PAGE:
Sunday, March 10, 2013

More about Learning Contracts!

Learning contracts have been a topic of interest, not just for many of my blog visitors, but also for conversations I've had with colleagues of mine, both in my building, as well as in other buildings!   

(In case you haven't read them, I've written other blog posts titled Differentiate Through Learning Contracts and Differentiate Through Learning Contracts...Monitoring.)
Sooooooo, let's talk more about them!

One important thing to remember is that filling a learning contract with worksheets will certainly make them lose their appeal, which you of course do not want!  Part of the beauty of learning contracts is:
  • Activities can be differentiated
  • Students have choice (which activity they want to work on each day)
  • Students can work independently or collaboratively, depending on learning styles/needs
  • Projects can be implemented
  • Students can apply skills to different activities, versus just rote, isolated practice
  • A variety of different activities can be incorporated to meet different learning styles
  • Students have the opportunity to independently practice a variety of skills (versus working on a skill in a unit, moving on, and not working on it again)
  • Students work on their time management skills
 Learning contracts are such an important part of our classroom!  I think our students would revolt if we ever took them away!  :-)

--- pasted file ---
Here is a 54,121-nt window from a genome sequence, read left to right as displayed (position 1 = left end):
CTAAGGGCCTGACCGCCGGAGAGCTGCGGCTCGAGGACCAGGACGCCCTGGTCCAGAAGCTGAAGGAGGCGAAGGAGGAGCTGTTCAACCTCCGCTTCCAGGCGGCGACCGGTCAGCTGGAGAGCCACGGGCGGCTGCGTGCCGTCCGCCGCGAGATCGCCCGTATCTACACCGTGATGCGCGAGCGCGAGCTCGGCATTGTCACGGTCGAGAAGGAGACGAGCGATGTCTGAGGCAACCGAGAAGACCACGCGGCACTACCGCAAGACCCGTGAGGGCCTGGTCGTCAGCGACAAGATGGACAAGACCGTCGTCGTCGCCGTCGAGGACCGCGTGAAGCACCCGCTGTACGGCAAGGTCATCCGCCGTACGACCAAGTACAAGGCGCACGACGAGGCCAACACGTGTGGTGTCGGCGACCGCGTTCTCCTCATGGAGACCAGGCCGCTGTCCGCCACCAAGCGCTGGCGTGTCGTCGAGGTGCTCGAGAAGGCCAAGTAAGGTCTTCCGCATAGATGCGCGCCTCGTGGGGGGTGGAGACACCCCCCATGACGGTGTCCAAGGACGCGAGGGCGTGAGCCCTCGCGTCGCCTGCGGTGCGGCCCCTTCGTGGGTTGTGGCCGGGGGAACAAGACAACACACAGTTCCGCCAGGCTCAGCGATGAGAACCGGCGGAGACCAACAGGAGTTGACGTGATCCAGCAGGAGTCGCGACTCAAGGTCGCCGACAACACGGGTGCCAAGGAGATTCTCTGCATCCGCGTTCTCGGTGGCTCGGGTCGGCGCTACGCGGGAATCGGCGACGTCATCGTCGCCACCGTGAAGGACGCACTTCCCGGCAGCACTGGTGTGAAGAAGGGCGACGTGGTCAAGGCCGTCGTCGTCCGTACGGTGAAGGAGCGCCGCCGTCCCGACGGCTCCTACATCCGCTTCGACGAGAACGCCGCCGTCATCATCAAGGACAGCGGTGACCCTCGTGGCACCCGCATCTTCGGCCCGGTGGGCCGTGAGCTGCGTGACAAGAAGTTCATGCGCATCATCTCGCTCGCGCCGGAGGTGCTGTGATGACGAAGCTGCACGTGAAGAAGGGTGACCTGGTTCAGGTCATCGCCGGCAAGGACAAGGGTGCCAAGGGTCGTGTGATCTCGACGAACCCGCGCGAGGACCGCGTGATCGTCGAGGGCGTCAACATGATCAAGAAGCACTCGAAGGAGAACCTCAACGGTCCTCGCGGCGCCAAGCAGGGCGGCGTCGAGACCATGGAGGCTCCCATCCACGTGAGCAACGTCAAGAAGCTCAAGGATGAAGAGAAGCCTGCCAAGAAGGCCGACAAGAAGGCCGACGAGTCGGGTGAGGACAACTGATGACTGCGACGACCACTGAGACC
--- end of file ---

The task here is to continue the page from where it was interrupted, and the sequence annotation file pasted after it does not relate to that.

Also remember, if you want to try this as a new learning structure in your classroom, you need to teach your students a new set of skills, especially if they are used to everyone sitting quietly in their seats, all doing the same activity.  Just to name a few, they will need to learn more about:
  • Using quiet, collaborative voices
  • Monitoring on-task behavior more independently
  • Pacing themselves
  • Managing Materials
  • Holding their peers accountable for doing their own work (versus "over-helping" them on an activity)
Some ways we address these issues in our classroom is:
  •  Have the students create a noise scale, as well as an on-task scale.  (Generally they create a scale between 1 and 5.)  We will have them stop in the middle of contract time and rate themselves on each, as well as set a goal if they need to improve their rating.
  • Do a Status of the Class check-in every 3 or 4 days.  We will take five minutes, call the students' names, and have them report how many contract boxes they have completed. (They are not complete unless the box has our initials in it.)   They do not like having to report that they have one activity done if most of their peers have 3 or 4 activities done!!  This also helps us determine the students who need to work within teacher proximity, versus with friends, if they are not monitoring their on-task behavior or pacing themselves well.
  • Have two students be in charge of materials.  We have two students in our room who set up shop by where we keep our materials and just work there.  When a student needs certain materials for an activity, the girls will give it to them, as well as put them back up when they are finished.  It is AMAZING how organized our materials are staying now!!
While it does take some time for students to learn new procedures/routines for new learning structures in the classroom, the time taken to prepare them for learning contracts is worth its weight in gold!  When you see their engagement increase, the way you can meet different learning levels and needs of your students, and the increased learning, you'll be glad you did!  :-)

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